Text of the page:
My first thought upon touring this neighborhood was that Leilah Wendell, bless her, got it wrong:
This was exactly like something I’d find in an Anne Rice novel.
I read Rice’s Witching Hour prior to leaving California, and it was all here, elements right out of the opening chapter: the enormous dark oaks, the heady perfume of crepe myrtles and magnolias intermingled with jasmine and honeysuckle, the humming of insects…
My initial exploration began at the intersection of Washington and Prytania.
Across the street from where I stood: Lafayette Cemetery #1, one of New Orleans’ famed “Cities of the Dead”. The rooftops of several above-ground tombs were visible over the top of the cemetery’s rain streaked outer wall. Most of the wall’s exterior was thick with white plaster, but age and heat-induced cracks created jagged pools of exposed brick beneath it.
To my immediate left was a small collection of shops called “The Rink”.
It was connected to a corner coffee shop with an outdoor deck. The deck was bordered on three sides by a low fence covered in ivy. A number of cafe patrons sat outside sipping iced coffee as they talked. They didn’t seem the least bit perturbed that they were sitting across the street from the long-departed dead.
I left Prytania for the time being and continued down Washington. I crossed over to the cemetery wall to my right. I walked along the length of this border until I reached the entrance: a black cast iron gate topped by a simple but decorative arch. Embedded in the uppermost curve of the arch were bold white letters which read Lafayette Cemetery No. 1.
Across the street to my left, occupying nearly a third of the block, was the famed Commander’s Palace restaurant. This local favorite was painted entirely in turquoise with crisp white trim. A wrap-around awning in matching colors hung low to protect patrons from the sun. A turquoise sign hung from a post near the entrance. The sign was dotted with clear marquis bulbs that spelled out the restaurant’s name. White gingerbread posts and a Victorian spire overlooking the intersection of Washington and Coliseum added the final “Main Street” touches to an already remarkable structure. I vowed that someday I would see the inside of this place.
I turned left on Washington and walked down Coliseum. From Third and Coliseum I let myself wander freely through a maze of blended architectural styles: pastel Italianates with decorative iron galleries, brightly painted Victorian gingerbread houses and towering two-story colonials whose lace-paneled windows and outdoor palms elegantly recalled the city’s earlier synthesis of American and West Indies influences.
I located Anne Rice’s residence at 1239 First Street: a long, violet-gray town home with a Greek Revival facade. I knew that “Rosegate” (so named for the lovely rose motif woven into the fence design) was the real-life inspiration for the fictional Mayfair house in The Witching Hour.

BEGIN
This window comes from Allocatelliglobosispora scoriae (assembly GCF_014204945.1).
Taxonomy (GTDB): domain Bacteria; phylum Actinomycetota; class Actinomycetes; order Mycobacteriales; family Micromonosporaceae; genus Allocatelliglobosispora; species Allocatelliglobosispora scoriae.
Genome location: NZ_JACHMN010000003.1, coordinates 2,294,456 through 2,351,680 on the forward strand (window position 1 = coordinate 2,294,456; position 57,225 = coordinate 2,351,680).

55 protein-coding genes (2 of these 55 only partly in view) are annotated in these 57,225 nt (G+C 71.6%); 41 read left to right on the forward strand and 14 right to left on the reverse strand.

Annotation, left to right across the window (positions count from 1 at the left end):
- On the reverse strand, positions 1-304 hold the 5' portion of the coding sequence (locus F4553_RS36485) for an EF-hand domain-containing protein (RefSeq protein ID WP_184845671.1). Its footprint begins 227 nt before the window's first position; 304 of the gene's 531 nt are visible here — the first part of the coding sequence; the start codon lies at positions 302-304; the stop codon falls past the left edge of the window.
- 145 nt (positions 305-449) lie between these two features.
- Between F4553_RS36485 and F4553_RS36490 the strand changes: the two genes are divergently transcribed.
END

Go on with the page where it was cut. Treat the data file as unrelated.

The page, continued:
The distinctive “key hole” doorway described in the novel was here, as well as the two massive oak trees whose twisted branches looked like jagged bolts of black lightning arcing toward the rooftop.
I had to step carefully in front of the gate since the bulbous oak tree roots had caused the sidewalk to buckle and crack. From the foot of the gate a narrow herringbone walkway led to a marble stepped portico graced by two columns, Tuscan on the left, Ionic on the right. Behind them, twin gas lamps flickered in the shadows. Fiction could do little to enhance such an imposing yet beautiful structure.
I would never live in this house, or any house even remotely like it.
But I could live in a city where such places still existed and thrived: real homes with souls—homes I could walk by whenever I wanted, as often as I wanted. That, I thought, would be quite enough.
Any lingering doubts I might have had about moving to New Orleans dissipated at Anne’s doorstep.
It was for that very reason that I experienced a distinct “coming to” moment as I stood there, one that helped me pull away from all this antebellum splendor. It was time to get cracking on securing both shelter and work.
First order of business? Meet Leilah Wendell.
As I pen these chapters, it’s worth noting that my powers of recall are quite clear and detailed in some instances, frustratingly blurry in others. It was 20 years ago, after all. Things slip.
Case in point: I can’t recall whether I took the streetcar or the bus to reach Leilah’s home at 5219 Magazine Street, although I suspect it was the bus (the #11 to be precise).
What I do remember is that, upon reaching “Westgate”, I didn’t rush up to the entrance right away. Leilah once wrote about how distracted drivers would occasionally squeal on their brakes or nearly cream other cars while ogling the 70 foot black and purple manse. Since I had no prior photograph of the house, this was my first time looking upon it as well. I took a few moments to admire it from afar.
When I finally walked up to ring the doorbell, Leilah’s companion, Daniel, opened the door. He had long brown hair, thin and parted down the middle and wore a faded black t-shirt and sweatpants. I gave him my name and he walked off slowly toward the back of house to let Leilah know I had arrived.